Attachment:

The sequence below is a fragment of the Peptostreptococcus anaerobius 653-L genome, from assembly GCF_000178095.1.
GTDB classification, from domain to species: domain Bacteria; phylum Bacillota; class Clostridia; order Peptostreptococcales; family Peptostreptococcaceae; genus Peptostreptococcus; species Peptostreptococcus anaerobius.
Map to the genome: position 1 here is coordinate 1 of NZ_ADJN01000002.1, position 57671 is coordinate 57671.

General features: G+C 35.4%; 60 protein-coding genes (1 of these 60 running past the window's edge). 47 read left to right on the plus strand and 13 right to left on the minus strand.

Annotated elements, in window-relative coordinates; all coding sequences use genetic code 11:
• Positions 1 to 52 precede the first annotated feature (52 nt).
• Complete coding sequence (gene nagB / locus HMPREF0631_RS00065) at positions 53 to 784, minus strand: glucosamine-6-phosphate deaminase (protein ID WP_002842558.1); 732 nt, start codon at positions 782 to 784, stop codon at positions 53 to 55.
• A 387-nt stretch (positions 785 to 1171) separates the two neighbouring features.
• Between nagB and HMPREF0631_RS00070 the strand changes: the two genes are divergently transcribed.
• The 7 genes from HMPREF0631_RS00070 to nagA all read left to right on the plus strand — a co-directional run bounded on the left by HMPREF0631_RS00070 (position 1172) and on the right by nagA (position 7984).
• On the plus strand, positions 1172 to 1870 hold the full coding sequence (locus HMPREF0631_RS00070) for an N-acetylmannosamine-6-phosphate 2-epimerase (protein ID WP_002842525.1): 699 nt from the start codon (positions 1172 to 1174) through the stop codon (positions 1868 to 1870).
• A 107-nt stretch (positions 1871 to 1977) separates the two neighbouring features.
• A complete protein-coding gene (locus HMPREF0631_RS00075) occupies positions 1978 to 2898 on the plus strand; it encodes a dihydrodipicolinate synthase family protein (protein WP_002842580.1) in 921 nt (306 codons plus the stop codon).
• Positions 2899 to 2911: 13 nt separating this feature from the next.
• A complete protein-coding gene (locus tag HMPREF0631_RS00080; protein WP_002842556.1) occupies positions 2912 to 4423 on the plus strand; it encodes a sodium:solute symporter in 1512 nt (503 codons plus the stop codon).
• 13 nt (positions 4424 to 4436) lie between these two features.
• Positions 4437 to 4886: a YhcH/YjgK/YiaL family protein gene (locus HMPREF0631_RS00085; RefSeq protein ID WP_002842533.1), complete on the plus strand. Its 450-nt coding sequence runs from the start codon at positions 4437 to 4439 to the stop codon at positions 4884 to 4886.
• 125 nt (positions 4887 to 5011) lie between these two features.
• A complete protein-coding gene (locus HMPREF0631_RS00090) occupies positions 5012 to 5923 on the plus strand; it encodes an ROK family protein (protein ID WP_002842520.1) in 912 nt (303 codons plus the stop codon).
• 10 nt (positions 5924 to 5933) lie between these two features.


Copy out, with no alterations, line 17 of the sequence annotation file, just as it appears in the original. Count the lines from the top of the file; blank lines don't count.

• Positions 4437 to 4886: a YhcH/YjgK/YiaL family protein gene (locus HMPREF0631_RS00085; RefSeq protein ID WP_002842533.1), complete on the plus strand. Its 450-nt coding sequence runs from the start codon at positions 4437 to 4439 to the stop codon at positions 4884 to 4886.